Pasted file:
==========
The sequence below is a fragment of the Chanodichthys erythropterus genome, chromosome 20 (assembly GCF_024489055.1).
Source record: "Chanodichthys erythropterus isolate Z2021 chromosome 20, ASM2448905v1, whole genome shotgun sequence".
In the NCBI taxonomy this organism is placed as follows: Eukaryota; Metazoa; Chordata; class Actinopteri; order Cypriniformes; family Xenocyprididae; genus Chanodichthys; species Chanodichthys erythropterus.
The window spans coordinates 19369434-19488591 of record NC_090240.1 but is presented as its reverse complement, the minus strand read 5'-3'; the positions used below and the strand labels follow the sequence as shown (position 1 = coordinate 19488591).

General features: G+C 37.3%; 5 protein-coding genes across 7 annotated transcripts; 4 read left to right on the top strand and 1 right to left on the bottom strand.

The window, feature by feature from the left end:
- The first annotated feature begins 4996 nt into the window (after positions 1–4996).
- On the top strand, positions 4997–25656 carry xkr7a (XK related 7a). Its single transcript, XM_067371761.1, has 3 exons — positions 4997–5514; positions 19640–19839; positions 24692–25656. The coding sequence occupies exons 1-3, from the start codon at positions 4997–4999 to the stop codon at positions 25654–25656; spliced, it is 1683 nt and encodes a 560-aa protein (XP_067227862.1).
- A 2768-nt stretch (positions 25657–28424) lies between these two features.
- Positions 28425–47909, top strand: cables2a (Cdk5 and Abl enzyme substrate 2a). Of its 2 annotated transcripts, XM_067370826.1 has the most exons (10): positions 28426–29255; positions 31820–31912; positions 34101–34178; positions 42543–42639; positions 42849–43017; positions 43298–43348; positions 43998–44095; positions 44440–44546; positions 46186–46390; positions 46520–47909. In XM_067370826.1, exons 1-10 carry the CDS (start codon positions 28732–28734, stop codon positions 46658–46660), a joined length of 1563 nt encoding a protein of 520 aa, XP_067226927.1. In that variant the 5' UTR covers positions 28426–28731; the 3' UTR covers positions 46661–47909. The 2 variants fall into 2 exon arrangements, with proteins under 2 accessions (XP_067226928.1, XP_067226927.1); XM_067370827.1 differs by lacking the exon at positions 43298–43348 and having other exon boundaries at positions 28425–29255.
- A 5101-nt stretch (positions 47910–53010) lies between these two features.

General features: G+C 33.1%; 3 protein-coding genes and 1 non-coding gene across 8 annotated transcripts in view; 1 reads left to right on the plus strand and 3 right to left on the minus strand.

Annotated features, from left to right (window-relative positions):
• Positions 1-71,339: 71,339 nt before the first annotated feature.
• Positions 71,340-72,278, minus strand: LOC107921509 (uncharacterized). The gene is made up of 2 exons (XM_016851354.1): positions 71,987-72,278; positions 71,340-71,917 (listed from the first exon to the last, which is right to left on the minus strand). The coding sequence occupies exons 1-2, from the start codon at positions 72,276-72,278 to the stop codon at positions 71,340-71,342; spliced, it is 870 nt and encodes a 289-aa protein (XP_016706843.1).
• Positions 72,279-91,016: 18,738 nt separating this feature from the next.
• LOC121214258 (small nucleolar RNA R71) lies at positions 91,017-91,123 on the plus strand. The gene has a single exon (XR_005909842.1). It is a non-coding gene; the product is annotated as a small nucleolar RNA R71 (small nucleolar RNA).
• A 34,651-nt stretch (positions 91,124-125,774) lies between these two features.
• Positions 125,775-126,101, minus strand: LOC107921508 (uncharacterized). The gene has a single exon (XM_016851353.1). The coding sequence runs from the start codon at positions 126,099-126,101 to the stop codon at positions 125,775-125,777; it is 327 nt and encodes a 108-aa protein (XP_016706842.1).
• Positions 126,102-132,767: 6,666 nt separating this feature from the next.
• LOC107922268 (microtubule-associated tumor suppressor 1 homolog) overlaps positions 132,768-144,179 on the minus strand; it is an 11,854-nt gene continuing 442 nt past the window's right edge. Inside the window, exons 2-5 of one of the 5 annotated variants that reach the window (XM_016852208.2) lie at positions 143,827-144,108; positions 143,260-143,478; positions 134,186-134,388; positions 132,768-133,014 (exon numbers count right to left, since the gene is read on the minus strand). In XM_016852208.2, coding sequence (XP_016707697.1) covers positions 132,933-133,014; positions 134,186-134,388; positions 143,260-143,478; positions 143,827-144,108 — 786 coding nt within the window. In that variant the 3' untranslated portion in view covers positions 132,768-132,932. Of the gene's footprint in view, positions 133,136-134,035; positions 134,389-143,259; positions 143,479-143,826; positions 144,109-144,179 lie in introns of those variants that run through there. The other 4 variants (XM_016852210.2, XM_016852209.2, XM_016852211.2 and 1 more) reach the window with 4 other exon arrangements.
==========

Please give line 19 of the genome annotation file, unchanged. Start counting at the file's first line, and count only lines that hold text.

• Positions 125,775-126,101, minus strand: LOC107921508 (uncharacterized). The gene has a single exon (XM_016851353.1). The coding sequence runs from the start codon at positions 126,099-126,101 to the stop codon at positions 125,775-125,777; it is 327 nt and encodes a 108-aa protein (XP_016706842.1).